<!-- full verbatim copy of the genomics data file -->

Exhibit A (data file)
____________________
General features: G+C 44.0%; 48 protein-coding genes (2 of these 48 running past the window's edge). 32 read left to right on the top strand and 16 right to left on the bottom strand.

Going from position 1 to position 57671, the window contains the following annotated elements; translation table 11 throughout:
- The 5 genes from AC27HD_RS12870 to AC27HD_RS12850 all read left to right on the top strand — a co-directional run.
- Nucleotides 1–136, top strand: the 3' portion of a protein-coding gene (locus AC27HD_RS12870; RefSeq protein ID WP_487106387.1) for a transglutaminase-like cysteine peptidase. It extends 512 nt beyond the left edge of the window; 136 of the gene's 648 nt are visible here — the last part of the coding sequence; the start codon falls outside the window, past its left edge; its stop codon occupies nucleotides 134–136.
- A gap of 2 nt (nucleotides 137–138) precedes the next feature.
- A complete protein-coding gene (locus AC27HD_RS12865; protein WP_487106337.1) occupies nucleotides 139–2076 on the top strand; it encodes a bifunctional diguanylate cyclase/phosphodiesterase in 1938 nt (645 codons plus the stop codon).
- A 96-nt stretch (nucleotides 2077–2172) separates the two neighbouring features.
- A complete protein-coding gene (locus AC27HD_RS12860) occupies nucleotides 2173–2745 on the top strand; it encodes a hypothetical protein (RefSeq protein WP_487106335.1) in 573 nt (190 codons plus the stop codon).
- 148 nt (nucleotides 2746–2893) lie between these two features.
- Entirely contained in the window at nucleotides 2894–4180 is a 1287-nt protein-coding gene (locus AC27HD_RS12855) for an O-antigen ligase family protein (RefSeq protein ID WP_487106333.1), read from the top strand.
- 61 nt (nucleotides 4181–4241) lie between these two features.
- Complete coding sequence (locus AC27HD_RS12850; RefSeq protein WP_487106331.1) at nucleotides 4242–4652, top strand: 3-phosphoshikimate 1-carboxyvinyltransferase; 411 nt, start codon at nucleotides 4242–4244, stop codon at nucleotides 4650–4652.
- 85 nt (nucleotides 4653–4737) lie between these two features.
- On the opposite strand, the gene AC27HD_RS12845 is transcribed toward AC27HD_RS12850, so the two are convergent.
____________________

General features: G+C 44.0%; 48 protein-coding genes (2 of these 48 running past the window's edge). 32 read left to right on the top strand and 16 right to left on the bottom strand.

Going from position 1 to position 57671, the window contains the following annotated elements; translation table 11 throughout:
- The 5 genes from AC27HD_RS12870 to AC27HD_RS12850 all read left to right on the top strand — a co-directional run.
- Nucleotides 1–136, top strand: the 3' portion of a protein-coding gene (locus AC27HD_RS12870; RefSeq protein ID WP_487106387.1) for a transglutaminase-like cysteine peptidase. It extends 512 nt beyond the left edge of the window; 136 of the gene's 648 nt are visible here — the last part of the coding sequence; the start codon falls outside the window, past its left edge; its stop codon occupies nucleotides 134–136.
- A gap of 2 nt (nucleotides 137–138) precedes the next feature.
- A complete protein-coding gene (locus AC27HD_RS12865; protein WP_487106337.1) occupies nucleotides 139–2076 on the top strand; it encodes a bifunctional diguanylate cyclase/phosphodiesterase in 1938 nt (645 codons plus the stop codon).
- A 96-nt stretch (nucleotides 2077–2172) separates the two neighbouring features.
- A complete protein-coding gene (locus AC27HD_RS12860) occupies nucleotides 2173–2745 on the top strand; it encodes a hypothetical protein (RefSeq protein WP_487106335.1) in 573 nt (190 codons plus the stop codon).
- 148 nt (nucleotides 2746–2893) lie between these two features.
- Entirely contained in the window at nucleotides 2894–4180 is a 1287-nt protein-coding gene (locus AC27HD_RS12855) for an O-antigen ligase family protein (RefSeq protein ID WP_487106333.1), read from the top strand.
- 61 nt (nucleotides 4181–4241) lie between these two features.
- Complete coding sequence (locus AC27HD_RS12850; RefSeq protein WP_487106331.1) at nucleotides 4242–4652, top strand: 3-phosphoshikimate 1-carboxyvinyltransferase; 411 nt, start codon at nucleotides 4242–4244, stop codon at nucleotides 4650–4652.
- 85 nt (nucleotides 4653–4737) lie between these two features.
- On the opposite strand, the gene AC27HD_RS12845 is transcribed toward AC27HD_RS12850, so the two are convergent.